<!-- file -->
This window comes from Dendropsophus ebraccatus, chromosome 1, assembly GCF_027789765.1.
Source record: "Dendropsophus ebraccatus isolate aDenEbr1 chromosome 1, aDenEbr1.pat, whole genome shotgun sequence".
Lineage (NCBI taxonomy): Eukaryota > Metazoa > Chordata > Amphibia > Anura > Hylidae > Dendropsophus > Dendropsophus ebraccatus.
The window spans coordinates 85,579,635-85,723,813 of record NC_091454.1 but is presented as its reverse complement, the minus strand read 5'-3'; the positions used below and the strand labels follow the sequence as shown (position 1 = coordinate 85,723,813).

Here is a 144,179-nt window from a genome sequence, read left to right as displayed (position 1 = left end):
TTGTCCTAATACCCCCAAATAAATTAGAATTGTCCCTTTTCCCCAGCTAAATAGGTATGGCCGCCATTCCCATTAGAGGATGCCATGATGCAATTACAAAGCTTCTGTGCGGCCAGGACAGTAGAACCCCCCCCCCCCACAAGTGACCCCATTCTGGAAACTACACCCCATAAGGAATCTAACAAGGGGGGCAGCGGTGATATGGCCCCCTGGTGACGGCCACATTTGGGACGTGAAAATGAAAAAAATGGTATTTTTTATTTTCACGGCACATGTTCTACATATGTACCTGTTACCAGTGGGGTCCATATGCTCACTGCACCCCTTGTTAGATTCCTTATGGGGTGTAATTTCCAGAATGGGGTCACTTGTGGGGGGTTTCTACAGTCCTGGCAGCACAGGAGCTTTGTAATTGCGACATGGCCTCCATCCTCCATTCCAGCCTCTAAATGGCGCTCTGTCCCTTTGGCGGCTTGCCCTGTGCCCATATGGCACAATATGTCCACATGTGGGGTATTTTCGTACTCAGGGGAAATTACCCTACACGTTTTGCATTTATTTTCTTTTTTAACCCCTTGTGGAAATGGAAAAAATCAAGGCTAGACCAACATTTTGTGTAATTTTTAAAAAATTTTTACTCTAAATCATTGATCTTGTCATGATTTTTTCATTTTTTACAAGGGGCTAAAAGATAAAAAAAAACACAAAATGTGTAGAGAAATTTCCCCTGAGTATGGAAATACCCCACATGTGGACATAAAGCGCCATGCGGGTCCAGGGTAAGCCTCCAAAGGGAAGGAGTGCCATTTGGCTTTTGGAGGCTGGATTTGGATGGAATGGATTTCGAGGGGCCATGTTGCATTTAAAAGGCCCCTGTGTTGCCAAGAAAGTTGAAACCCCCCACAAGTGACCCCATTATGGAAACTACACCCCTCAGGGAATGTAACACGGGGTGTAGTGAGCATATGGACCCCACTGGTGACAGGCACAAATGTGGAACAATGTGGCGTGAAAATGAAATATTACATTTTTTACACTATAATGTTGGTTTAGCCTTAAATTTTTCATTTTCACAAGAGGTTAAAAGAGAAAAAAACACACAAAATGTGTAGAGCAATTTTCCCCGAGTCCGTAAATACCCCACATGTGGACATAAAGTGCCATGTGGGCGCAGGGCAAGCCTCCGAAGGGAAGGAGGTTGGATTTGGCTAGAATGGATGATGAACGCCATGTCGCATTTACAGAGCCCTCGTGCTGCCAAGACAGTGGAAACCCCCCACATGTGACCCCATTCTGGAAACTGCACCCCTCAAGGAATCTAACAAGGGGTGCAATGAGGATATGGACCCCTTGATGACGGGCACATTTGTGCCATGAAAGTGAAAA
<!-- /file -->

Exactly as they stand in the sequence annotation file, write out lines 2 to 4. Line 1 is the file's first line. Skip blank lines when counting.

Source record: "Dendropsophus ebraccatus isolate aDenEbr1 chromosome 1, aDenEbr1.pat, whole genome shotgun sequence".
Lineage (NCBI taxonomy): Eukaryota > Metazoa > Chordata > Amphibia > Anura > Hylidae > Dendropsophus > Dendropsophus ebraccatus.
The window spans coordinates 85,579,635-85,723,813 of record NC_091454.1 but is presented as its reverse complement, the minus strand read 5'-3'; the positions used below and the strand labels follow the sequence as shown (position 1 = coordinate 85,723,813).